Jul 25

We All Scream For Ice Cream: World War II and America's Sweet Tooth

Thursday, July 25, 2019 12:01 AM


It’s late July, and in Maryland and most of the United States, this month provides one certainty: it is hot. There are plenty of ways to combat the heat, from taking a swim to just staying indoors in the relative protection of air conditioning, but there’s one form of cooling off that never gets old for me, and that’s having an ice cream. Something about that first taste always transports me – if I don’t get a brain freeze – to other sunny afternoons and happy days, and I can never eat an ice cream on a hot day without smiling. It’s a refreshing slice of Americana and fond memories, scooped onto a cone.

While going through our archives at the U.S. Naval Institute, I learned that I’m not the only one who noticed the transportive and positive effects of ice cream on the mind. During World War II, the U.S. Military made it a priority to provide ice cream to the troops. This is because by this point in American history, ice cream had not just become one of the most popular treats in the United States, but also had become a symbol of the American way of life. Due to Prohibition, many breweries – like Yuengling and Anheuser-Busch – turned to soda and ice cream to stay solvent, and by the end of the 1920’s American’s consumed millions of gallons per day. As a response to the stock market crash that caused the Great Depression, the ice cream maker William Dreyer created the now iconic flavor Rocky Road, a taste of symbolic comfort for the masses in “rocky” times.

Sailors patiently wait their turn aboard a U.S. Navy Hospital Ship for ice cream during World War II. Official U.S. Navy Photograph

By World War II, when other Allied countries banned ice cream, the United States held fast to the tasty symbol of their perseverance in difficult times. Arguing successfully that ice cream had morale and caloric value for overseas troops, all branches of the U.S. Military began providing the treat to soldiers in whatever form they could. In the U.S. Navy, some of the most interesting ice cream-driven projects occurred. The most well-known project is the $1 million spent on converting a concrete barge into an ice cream factory that was towed around the Pacific, delivering ice cream to ship’s that did not have the equipment to create their own. Those ships that could make ice cream were also equipped with soda fountains – a common place in the United States where ice cream was served – to provide the sailors not just with the taste, but the feel of home. As if these projects were not enough to show the U.S. Military’s dedication to the treat, some U.S. Airmen found a fascinating solution to provide dairy confections to their comrades.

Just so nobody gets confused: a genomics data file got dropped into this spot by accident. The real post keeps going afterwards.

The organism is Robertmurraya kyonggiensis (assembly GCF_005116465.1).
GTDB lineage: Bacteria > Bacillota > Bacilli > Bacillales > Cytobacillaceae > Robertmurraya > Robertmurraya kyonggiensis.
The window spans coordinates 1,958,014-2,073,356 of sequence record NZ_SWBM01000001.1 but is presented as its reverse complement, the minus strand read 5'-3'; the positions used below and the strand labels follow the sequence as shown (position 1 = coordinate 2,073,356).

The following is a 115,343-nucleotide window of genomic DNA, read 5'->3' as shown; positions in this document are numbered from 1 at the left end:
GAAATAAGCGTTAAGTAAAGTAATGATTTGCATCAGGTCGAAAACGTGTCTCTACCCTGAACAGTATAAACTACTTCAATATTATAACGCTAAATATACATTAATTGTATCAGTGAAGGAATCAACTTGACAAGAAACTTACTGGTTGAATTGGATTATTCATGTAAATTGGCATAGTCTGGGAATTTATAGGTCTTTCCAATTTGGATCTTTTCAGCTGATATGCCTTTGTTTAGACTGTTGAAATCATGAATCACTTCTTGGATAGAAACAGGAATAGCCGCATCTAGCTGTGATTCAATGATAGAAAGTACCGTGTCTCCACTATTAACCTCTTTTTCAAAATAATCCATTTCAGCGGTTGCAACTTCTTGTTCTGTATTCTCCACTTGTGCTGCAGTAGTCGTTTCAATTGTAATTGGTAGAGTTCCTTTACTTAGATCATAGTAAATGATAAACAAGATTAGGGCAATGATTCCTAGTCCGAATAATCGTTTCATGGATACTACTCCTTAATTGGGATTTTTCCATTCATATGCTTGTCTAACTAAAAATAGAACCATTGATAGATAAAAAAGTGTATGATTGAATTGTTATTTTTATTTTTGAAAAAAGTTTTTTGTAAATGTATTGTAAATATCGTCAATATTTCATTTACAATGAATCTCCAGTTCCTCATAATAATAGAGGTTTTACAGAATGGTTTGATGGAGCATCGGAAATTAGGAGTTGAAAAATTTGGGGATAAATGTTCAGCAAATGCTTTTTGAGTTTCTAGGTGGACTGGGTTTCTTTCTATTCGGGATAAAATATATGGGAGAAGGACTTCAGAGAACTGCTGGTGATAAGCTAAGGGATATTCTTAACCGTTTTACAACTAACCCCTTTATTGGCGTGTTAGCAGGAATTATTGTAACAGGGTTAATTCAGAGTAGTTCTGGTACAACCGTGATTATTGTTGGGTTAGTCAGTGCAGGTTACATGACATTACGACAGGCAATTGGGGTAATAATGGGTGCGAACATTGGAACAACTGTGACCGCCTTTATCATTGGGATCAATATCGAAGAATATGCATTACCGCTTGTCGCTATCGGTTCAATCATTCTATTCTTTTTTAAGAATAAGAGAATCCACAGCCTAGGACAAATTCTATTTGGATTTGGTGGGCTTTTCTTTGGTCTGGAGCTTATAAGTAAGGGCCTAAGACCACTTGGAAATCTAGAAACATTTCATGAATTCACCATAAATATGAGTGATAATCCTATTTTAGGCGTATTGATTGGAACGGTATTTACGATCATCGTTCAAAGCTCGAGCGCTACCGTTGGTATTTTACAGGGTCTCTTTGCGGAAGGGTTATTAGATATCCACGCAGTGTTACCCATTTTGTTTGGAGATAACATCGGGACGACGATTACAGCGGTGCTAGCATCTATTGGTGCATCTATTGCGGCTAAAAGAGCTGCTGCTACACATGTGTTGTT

A U.S. Navy “Soda Jerk” hard at work for his happy comrades at the USS Wasp’s soda fountain. Official U.S. Navy Photograph

When creating ice cream, one of the most crucial steps is the constant churning of the mixture, which turns the ingredients into the smooth, diary treat. In 1943, heavy-bomber crews began to experiment with creating their own ice cream mid-air, using the vibrations from the engine to churn the mixture. They believed this paired with the high altitudes that would keep the mixture cool would be enough to make ice cream. Even with this sound logic, the crew’s first attempts aboard a B-17 Flying Fortress ended in a melted mass of goop, however. This was because they placed the ice cream too close to the engine itself, which heated the mixture along with vibrating it. It was only after anchoring the tub to the rear gunner’s compartment that the mixture stayed cool enough to create ice cream, with the added bonus that any machine-gun fire would aid the engine’s vibrations in churning the treat.

B-17 Flying Fortress in flight during World War II. Official U.S. Navy Photograph

Thinking about how much effort put in to create ice cream during World War II, it would be easy just to write it off as America’s sweet tooth gone mad. But what I saw in learning about their efforts was a poignant desire for home and comfort. In the madness that is war, knowing that these men strived for a tangible symbol of happiness and childhood innocence humanized the nameless faces I saw looking back at me in the rare snapshots that fling me through time and space on a regular basis. These men had experienced harrowing, life-altering events that I will never be able to imagine. But they still scream for ice cream, just like me.

World War II submariners enjoy a well-deserved ice cream aboard a submarine tender during their vessel’s servicing. Official U.S. Navy Photograph



McGee, Harold. On Food and Cooking: The Science and Lore of the Kitchen. Simon and Schuster, 2007.

Siegel, Matt. “How Ice Cream Helped America at War.” Last modified August 6, 2017. https://www.theatlantic.com/health/archive/2017/08/ice-cream-military/535980/